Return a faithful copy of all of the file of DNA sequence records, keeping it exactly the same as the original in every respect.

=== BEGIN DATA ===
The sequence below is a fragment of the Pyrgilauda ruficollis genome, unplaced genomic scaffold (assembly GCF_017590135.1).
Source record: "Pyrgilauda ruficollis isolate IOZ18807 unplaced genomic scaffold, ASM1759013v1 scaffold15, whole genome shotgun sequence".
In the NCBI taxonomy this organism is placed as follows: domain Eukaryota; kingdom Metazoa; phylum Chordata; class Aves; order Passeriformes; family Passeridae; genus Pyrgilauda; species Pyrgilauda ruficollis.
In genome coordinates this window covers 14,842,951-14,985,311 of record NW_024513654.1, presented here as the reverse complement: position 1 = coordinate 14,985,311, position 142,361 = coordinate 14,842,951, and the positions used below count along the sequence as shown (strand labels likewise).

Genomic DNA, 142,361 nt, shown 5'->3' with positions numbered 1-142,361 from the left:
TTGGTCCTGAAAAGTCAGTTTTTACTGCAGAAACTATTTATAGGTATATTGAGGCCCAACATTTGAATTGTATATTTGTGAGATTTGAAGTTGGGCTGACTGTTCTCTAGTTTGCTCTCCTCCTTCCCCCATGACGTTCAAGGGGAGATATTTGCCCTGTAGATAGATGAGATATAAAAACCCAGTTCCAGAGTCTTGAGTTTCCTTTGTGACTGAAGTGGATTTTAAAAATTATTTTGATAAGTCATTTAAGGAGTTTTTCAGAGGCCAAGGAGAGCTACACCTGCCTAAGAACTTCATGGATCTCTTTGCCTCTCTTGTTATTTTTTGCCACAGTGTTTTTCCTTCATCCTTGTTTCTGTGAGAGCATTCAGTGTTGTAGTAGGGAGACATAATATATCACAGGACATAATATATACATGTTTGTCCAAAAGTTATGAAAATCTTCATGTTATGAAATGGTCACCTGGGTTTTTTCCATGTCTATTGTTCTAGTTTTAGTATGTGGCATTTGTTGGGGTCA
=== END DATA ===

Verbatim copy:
The sequence below is a fragment of the Pyrgilauda ruficollis genome, unplaced genomic scaffold (assembly GCF_017590135.1).
Source record: "Pyrgilauda ruficollis isolate IOZ18807 unplaced genomic scaffold, ASM1759013v1 scaffold15, whole genome shotgun sequence".
In the NCBI taxonomy this organism is placed as follows: domain Eukaryota; kingdom Metazoa; phylum Chordata; class Aves; order Passeriformes; family Passeridae; genus Pyrgilauda; species Pyrgilauda ruficollis.
In genome coordinates this window covers 14,842,951-14,985,311 of record NW_024513654.1, presented here as the reverse complement: position 1 = coordinate 14,985,311, position 142,361 = coordinate 14,842,951, and the positions used below count along the sequence as shown (strand labels likewise).

Genomic DNA, 142,361 nt, shown 5'->3' with positions numbered 1-142,361 from the left:
TTGGTCCTGAAAAGTCAGTTTTTACTGCAGAAACTATTTATAGGTATATTGAGGCCCAACATTTGAATTGTATATTTGTGAGATTTGAAGTTGGGCTGACTGTTCTCTAGTTTGCTCTCCTCCTTCCCCCATGACGTTCAAGGGGAGATATTTGCCCTGTAGATAGATGAGATATAAAAACCCAGTTCCAGAGTCTTGAGTTTCCTTTGTGACTGAAGTGGATTTTAAAAATTATTTTGATAAGTCATTTAAGGAGTTTTTCAGAGGCCAAGGAGAGCTACACCTGCCTAAGAACTTCATGGATCTCTTTGCCTCTCTTGTTATTTTTTGCCACAGTGTTTTTCCTTCATCCTTGTTTCTGTGAGAGCATTCAGTGTTGTAGTAGGGAGACATAATATATCACAGGACATAATATATACATGTTTGTCCAAAAGTTATGAAAATCTTCATGTTATGAAATGGTCACCTGGGTTTTTTCCATGTCTATTGTTCTAGTTTTAGTATGTGGCATTTGTTGGGGTCA